The map depicted a comparative panel of the number of papers produced from 1983 to date on malaria, water quality and air pollution, using the Web of Science database. “There was a marked imbalance between levels of air pollution and local scientific production: a more balanced scenario emerges when waterborne diseases and malaria are considered,” the scientists wrote.

Now that is something to pick on. And it brings to fore another question: are countries traditionally doing well in science also producing the best journalistic works? The question, in turn, merits another scientific study.

Good science and good journalism will never cease to give-and-take.

Watchdog finds malpractice in Bangladesh climate finance

Tue, 15 Oct 2013

Author: Syful Islam

DHAKA (Thomson Reuters Foundation) – An international watchdog has uncovered malpractice in the management of Bangladesh’s climate change funding, finding that some groups paid 20 percent of their allocation as “commission” in order to be chosen for adaptation projects.

On Oct. 3, the Bangladesh chapter of Transparency International (TIB) released a study on climate fund governance that revealed political influence, nepotism and corruption in the selection of non-governmental organisations (NGOs) to carry out work on the ground.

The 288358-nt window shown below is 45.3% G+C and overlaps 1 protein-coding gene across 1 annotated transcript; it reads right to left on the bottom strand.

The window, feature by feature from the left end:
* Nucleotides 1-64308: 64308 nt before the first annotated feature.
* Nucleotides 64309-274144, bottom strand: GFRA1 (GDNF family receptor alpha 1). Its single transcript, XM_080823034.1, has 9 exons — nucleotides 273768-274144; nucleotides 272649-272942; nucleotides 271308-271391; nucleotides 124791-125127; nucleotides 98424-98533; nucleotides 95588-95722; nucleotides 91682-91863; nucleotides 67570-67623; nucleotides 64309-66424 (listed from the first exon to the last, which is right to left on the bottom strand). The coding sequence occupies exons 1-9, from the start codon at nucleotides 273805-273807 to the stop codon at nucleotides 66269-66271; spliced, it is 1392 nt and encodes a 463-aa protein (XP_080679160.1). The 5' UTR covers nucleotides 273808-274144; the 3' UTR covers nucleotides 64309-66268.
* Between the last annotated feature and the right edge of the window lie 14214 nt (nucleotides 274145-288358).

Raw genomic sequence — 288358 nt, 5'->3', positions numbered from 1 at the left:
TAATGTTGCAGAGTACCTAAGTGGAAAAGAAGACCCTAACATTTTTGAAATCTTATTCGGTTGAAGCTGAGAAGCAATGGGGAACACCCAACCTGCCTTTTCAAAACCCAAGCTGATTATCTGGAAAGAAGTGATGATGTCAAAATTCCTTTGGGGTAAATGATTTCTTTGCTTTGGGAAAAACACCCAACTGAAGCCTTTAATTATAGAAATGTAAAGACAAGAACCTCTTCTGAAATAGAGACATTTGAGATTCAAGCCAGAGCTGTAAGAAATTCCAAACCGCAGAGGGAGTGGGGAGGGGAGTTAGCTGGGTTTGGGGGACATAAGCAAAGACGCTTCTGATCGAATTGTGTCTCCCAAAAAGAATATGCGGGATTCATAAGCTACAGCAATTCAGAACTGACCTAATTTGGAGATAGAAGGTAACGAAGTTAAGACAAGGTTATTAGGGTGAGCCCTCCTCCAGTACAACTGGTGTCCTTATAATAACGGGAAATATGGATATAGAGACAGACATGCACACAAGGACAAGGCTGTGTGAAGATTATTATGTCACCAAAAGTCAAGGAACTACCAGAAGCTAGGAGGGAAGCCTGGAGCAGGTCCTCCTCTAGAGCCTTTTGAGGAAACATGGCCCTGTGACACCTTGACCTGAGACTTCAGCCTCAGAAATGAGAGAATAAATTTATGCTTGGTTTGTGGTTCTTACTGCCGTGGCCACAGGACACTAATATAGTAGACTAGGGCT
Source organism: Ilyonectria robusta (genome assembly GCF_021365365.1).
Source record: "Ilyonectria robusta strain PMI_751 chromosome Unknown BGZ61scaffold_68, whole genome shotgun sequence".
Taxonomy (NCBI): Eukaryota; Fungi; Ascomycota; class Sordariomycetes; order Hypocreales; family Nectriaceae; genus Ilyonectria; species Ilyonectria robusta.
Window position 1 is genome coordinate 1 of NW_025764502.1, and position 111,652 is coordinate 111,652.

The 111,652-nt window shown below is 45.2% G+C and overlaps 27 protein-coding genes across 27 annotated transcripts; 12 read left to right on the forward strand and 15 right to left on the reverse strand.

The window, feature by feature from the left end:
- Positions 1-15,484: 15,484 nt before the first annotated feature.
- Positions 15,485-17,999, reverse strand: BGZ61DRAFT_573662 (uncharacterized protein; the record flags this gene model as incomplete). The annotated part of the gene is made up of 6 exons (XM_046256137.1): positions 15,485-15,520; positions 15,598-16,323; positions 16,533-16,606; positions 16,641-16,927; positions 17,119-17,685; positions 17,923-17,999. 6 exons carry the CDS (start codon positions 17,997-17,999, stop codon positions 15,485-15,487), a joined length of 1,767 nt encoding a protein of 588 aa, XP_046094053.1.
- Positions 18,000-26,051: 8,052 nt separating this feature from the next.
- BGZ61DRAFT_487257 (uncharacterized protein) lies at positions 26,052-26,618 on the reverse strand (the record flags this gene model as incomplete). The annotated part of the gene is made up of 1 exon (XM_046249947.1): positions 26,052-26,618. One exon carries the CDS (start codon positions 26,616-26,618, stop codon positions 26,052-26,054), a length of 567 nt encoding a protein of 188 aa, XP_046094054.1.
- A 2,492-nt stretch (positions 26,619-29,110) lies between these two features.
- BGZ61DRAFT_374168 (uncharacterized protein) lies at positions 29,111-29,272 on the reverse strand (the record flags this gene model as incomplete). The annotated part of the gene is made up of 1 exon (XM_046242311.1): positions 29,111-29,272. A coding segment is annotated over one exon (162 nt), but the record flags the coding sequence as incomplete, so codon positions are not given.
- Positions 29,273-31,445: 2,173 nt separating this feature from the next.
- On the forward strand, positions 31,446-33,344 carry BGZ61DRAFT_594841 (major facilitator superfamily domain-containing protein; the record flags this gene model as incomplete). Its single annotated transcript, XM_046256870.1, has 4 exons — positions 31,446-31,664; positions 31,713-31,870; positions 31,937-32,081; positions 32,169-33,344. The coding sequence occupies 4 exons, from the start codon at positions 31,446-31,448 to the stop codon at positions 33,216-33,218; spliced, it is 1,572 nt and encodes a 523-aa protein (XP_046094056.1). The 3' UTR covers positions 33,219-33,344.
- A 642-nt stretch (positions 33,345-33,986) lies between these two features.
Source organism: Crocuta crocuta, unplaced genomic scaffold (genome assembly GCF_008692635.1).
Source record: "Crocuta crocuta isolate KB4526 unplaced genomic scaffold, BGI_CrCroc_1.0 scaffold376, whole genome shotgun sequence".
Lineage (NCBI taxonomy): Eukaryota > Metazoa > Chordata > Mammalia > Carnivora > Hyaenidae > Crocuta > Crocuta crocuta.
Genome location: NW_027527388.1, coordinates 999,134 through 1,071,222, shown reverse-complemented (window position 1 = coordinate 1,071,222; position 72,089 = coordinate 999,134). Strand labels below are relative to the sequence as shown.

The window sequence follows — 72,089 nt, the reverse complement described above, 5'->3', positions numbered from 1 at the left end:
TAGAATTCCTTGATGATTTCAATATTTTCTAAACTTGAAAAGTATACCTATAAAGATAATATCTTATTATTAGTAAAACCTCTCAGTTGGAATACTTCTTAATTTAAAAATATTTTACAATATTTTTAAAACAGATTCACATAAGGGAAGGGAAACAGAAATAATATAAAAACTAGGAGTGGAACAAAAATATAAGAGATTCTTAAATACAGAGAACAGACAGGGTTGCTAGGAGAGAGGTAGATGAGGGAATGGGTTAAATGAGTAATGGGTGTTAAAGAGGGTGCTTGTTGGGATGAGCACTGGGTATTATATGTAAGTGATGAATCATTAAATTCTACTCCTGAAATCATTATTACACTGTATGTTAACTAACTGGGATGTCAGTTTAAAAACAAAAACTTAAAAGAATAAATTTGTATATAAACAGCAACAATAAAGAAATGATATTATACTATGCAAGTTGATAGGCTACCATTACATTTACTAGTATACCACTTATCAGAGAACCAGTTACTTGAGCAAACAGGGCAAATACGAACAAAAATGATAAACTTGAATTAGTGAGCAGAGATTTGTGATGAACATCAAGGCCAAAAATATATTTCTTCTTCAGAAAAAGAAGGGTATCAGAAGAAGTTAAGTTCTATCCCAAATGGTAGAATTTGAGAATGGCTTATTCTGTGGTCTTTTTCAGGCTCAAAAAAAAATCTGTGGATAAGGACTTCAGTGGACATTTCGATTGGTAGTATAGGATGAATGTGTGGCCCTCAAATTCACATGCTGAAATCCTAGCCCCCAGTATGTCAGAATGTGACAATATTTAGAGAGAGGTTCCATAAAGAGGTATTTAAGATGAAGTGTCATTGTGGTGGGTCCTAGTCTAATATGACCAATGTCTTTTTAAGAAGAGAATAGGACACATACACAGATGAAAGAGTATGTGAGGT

It described how the Palli Karma-Sahayak Foundation (PKSF), a state-owned ‘not-for-profit’ company that funds micro-credit programmes, had picked 63 NGOs to receive grants from the Bangladesh Climate Change Trust Fund (BCCTF), set up to channel money budgeted by the government to help communities adapt to climate shifts.

From 2011 onwards, TIB investigated the selection process, funding and project progress for 55 NGOs out of the 63. Researchers were unable to trace 10 of the NGOs. They also discovered that the heads of 13 NGOs were involved in politics, and that nine projects were awarded as a result of political influence.

“It is alleged (to us) that some NGOs received projects through political influence, by paying commissions (20 percent of total project value), by engaging associate NGOs with connections with policy makers for implementing the project in partnership with the approved NGO, and by colluding with decision-makers and providing undue benefits, such as establishing a computer centre in the electoral constituency of the concerned official,” TIB researchers said.

Only 17 of the NGOs had prior experience of working directly on natural disasters, environment and climate change, according to the report. Presenting the research, assistant coordinator Mohua Rauf said most of the NGOs chosen were inexperienced, lacked the necessary infrastructure and had questionable credibility.

Funding allocations do not appear to be based on need, she added. Among the districts worst-affected by climate change, Khulna got only 6.5 percent of the total, while Satkhira received only 1.2 percent and Bagerhat nothing. But districts that are much less affected – Tangail, Gaibandha, Rajshahi and Nowabganj – were awarded a large number of projects.